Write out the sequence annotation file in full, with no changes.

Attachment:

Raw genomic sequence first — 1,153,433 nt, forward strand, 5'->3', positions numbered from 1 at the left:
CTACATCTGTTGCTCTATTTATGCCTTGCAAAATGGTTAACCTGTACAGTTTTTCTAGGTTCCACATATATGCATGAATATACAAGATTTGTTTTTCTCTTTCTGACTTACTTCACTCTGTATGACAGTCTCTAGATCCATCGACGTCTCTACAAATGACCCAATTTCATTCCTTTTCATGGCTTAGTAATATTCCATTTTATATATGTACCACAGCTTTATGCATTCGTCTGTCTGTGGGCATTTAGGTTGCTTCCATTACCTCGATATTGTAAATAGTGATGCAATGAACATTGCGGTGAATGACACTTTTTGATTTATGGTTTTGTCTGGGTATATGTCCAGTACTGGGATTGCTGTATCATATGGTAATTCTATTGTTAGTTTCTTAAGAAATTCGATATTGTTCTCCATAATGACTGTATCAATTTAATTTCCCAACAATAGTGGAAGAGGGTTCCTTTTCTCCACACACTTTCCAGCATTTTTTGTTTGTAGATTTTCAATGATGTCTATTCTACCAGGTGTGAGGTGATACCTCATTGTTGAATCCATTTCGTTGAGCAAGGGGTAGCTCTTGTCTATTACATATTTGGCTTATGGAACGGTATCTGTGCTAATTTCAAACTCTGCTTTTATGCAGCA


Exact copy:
Raw genomic sequence first — 1,153,433 nt, forward strand, 5'->3', positions numbered from 1 at the left:
CTACATCTGTTGCTCTATTTATGCCTTGCAAAATGGTTAACCTGTACAGTTTTTCTAGGTTCCACATATATGCATGAATATACAAGATTTGTTTTTCTCTTTCTGACTTACTTCACTCTGTATGACAGTCTCTAGATCCATCGACGTCTCTACAAATGACCCAATTTCATTCCTTTTCATGGCTTAGTAATATTCCATTTTATATATGTACCACAGCTTTATGCATTCGTCTGTCTGTGGGCATTTAGGTTGCTTCCATTACCTCGATATTGTAAATAGTGATGCAATGAACATTGCGGTGAATGACACTTTTTGATTTATGGTTTTGTCTGGGTATATGTCCAGTACTGGGATTGCTGTATCATATGGTAATTCTATTGTTAGTTTCTTAAGAAATTCGATATTGTTCTCCATAATGACTGTATCAATTTAATTTCCCAACAATAGTGGAAGAGGGTTCCTTTTCTCCACACACTTTCCAGCATTTTTTGTTTGTAGATTTTCAATGATGTCTATTCTACCAGGTGTGAGGTGATACCTCATTGTTGAATCCATTTCGTTGAGCAAGGGGTAGCTCTTGTCTATTACATATTTGGCTTATGGAACGGTATCTGTGCTAATTTCAAACTCTGCTTTTATGCAGCA